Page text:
After Nuru charges, SF Supervisor Stefani wants to strengthen city's contracting procedures

San Francisco Supervisor Catherine Stefani introduced legislation Tuesday that would close a loophole in the city’s contracting process that former Public Works Director Mohammed Nuru may have exploited for the benefit of himself and his associates.


Stefani’s legislation, which she’s dubbed the “No GRAFT Act” — short for government rackets, abuses or fraudulent transactions — would create a blanket set of rules for how departments award contracts to prequalified pools of companies bidding for city work.

Departments commonly use prequalifed pools of contractors to expedite the cumbersome process of soliciting bids for public work and hiring companies to perform it. The pools are supposed to be created using a competitive bidding process, but there is no universal city policy for how departments dole out work to vendors once the pools are established.

That, according to an audit of Public Works’ contracting processes last month, gave Nuru an extraordinary amount of authority to deal out contracts at his own discretion, including through prequalified pools. That authority, combined with scant oversight, created an environment that was ripe for abuse. Stefani’s legislation is rooted in the audit’s findings and recommendations.

“My proposal will provide much needed transparency in the procurement process,” Stefani said in a statement. Supervisor Matt Haney said last month that he planned to introduce his own “anti-corruption legislative package” based on the controller’s findings, but it hasn’t yet materialized.

From June 2017 through March 2020, Public Works issued 159 contracts valued at over $216 million using prequalified pools of contractors.

In some cases, the audit found that Nuru would repeatedly select the same contractor from a prequalified pool. While that practice is not explicitly prohibited, “it presents opportunities for ethical breaches and unethical favors, such as accepting gifts in exchange for bid steering,” according to the Controller’s Office, which performed the audit. Without additional controls, the department’s processes “allow a city official to simply select his or her favorite” vendor.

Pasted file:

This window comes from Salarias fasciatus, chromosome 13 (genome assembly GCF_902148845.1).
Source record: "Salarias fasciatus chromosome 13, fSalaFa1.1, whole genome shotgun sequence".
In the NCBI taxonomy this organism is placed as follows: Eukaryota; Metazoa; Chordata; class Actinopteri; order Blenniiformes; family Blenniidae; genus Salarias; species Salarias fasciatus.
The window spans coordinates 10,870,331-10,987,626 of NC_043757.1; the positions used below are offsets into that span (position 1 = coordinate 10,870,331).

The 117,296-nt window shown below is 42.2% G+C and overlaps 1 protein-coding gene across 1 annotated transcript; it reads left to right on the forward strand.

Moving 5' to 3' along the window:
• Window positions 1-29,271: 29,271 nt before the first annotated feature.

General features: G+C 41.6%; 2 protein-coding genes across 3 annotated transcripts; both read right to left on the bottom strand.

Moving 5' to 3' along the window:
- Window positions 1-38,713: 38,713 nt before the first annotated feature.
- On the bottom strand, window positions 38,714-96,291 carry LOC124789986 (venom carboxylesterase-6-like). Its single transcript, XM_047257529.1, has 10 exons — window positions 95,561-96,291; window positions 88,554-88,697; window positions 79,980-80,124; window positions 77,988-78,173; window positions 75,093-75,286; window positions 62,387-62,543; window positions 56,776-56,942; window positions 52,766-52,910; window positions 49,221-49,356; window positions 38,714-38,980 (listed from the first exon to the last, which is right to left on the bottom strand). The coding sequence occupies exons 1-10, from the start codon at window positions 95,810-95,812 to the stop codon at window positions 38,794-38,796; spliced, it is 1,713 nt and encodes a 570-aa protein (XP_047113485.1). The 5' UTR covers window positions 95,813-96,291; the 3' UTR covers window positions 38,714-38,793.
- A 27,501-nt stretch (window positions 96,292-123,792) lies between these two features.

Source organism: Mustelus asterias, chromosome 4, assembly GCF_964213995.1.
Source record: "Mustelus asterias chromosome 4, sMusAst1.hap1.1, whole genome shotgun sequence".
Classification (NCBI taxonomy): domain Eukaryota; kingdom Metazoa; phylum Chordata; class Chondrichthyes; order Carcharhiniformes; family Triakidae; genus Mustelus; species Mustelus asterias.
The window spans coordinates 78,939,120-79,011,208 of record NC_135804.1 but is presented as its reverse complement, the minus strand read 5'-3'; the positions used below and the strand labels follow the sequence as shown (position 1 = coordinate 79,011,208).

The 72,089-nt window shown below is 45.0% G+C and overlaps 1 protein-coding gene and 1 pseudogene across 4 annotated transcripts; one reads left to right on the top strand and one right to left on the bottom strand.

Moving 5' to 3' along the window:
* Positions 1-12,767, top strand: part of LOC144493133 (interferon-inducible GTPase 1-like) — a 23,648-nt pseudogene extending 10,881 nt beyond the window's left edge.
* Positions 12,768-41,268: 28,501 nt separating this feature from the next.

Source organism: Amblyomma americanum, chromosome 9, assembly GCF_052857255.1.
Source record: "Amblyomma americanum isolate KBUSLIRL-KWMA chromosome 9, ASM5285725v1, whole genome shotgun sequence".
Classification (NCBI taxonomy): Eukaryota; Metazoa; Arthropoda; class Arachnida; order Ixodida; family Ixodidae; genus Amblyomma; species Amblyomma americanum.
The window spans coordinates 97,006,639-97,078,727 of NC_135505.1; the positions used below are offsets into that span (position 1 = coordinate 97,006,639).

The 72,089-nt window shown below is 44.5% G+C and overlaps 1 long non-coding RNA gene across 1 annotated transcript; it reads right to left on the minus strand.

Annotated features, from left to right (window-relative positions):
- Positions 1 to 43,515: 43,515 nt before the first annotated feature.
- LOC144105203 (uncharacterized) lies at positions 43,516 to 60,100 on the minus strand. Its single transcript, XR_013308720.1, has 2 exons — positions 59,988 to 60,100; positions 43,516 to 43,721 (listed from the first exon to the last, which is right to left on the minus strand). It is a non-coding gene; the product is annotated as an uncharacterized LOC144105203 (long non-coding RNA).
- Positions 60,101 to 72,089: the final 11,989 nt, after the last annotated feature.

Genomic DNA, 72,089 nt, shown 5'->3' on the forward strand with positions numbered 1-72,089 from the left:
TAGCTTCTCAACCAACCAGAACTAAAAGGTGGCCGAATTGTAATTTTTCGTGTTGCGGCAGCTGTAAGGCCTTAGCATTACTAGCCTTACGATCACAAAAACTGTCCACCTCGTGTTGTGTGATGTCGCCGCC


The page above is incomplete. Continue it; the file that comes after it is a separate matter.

Ongoing investigations by the FBI and the City Attorney’s Office have uncovered evidence suggesting Nuru may have accepted gifts from some companies in exchange for favorable treatment and inside information on city contracts. Nuru was arrested on fraud charges in connection with an alleged scheme to help bribe an airport commissioner for a vote on a concession at SFO. The investigations, however, have begun to reveal a wider set of alleged schemes, many of which involved manipulating the contracting process.

“Ongoing local and federal investigations have made clear that we need more accountability from city departments,” Stefani said. “The No GRAFT Act is a critical step forward to safeguard taxpayer dollars.”

Stefani’s legislation would amend the city’s administrative code to create a new set of rules and standards for how departments can award contracts to vendors in prequalified pools.

Unlike the city’s current system, bids for city work submitted to the pools would have to be submitted publicly. The bids would have to be evaluated using objective criteria, and all documentation related to the bid must be sent to the city’s Office of Contract Administration and the controller for additional oversight.

“San Franciscans should not have to wonder whether their taxes are being used for corrupt purposes,” Stefani said. “As elected officials, our primary responsibility is to be careful stewards of public resources and public trust. The No GRAFT Act will move us closer to restoring that trust.”

Dominic Fracassa is a San Francisco Chronicle staff writer. Email: [email protected] Twitter: @dominicfracassa

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